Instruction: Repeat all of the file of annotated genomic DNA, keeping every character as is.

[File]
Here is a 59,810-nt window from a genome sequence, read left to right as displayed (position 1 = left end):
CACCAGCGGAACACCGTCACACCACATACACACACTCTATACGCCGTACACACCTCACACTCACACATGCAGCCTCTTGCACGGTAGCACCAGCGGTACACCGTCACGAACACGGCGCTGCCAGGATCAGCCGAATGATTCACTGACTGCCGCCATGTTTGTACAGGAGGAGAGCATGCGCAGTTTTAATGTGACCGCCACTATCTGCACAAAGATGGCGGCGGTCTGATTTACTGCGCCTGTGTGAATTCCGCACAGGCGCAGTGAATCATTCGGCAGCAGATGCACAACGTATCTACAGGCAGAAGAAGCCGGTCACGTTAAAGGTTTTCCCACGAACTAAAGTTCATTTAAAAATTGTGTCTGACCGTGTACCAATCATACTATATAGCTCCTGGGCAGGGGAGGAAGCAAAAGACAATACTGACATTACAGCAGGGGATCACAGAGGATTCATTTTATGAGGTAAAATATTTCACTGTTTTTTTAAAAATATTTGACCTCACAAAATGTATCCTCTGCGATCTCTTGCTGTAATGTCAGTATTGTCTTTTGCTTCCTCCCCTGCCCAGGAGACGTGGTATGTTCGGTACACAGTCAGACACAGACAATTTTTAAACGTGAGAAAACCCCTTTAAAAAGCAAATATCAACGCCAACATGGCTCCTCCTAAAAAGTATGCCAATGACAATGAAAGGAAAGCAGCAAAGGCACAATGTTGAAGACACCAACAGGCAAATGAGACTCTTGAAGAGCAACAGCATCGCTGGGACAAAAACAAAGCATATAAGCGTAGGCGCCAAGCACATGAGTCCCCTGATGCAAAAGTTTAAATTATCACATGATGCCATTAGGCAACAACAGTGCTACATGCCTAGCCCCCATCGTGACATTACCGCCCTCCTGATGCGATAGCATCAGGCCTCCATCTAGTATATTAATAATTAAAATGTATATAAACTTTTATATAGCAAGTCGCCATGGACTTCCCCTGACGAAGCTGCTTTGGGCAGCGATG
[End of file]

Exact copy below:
Here is a 59,810-nt window from a genome sequence, read left to right as displayed (position 1 = left end):
CACCAGCGGAACACCGTCACACCACATACACACACTCTATACGCCGTACACACCTCACACTCACACATGCAGCCTCTTGCACGGTAGCACCAGCGGTACACCGTCACGAACACGGCGCTGCCAGGATCAGCCGAATGATTCACTGACTGCCGCCATGTTTGTACAGGAGGAGAGCATGCGCAGTTTTAATGTGACCGCCACTATCTGCACAAAGATGGCGGCGGTCTGATTTACTGCGCCTGTGTGAATTCCGCACAGGCGCAGTGAATCATTCGGCAGCAGATGCACAACGTATCTACAGGCAGAAGAAGCCGGTCACGTTAAAGGTTTTCCCACGAACTAAAGTTCATTTAAAAATTGTGTCTGACCGTGTACCAATCATACTATATAGCTCCTGGGCAGGGGAGGAAGCAAAAGACAATACTGACATTACAGCAGGGGATCACAGAGGATTCATTTTATGAGGTAAAATATTTCACTGTTTTTTTAAAAATATTTGACCTCACAAAATGTATCCTCTGCGATCTCTTGCTGTAATGTCAGTATTGTCTTTTGCTTCCTCCCCTGCCCAGGAGACGTGGTATGTTCGGTACACAGTCAGACACAGACAATTTTTAAACGTGAGAAAACCCCTTTAAAAAGCAAATATCAACGCCAACATGGCTCCTCCTAAAAAGTATGCCAATGACAATGAAAGGAAAGCAGCAAAGGCACAATGTTGAAGACACCAACAGGCAAATGAGACTCTTGAAGAGCAACAGCATCGCTGGGACAAAAACAAAGCATATAAGCGTAGGCGCCAAGCACATGAGTCCCCTGATGCAAAAGTTTAAATTATCACATGATGCCATTAGGCAACAACAGTGCTACATGCCTAGCCCCCATCGTGACATTACCGCCCTCCTGATGCGATAGCATCAGGCCTCCATCTAGTATATTAATAATTAAAATGTATATAAACTTTTATATAGCAAGTCGCCATGGACTTCCCCTGACGAAGCTGCTTTGGGCAGCGATG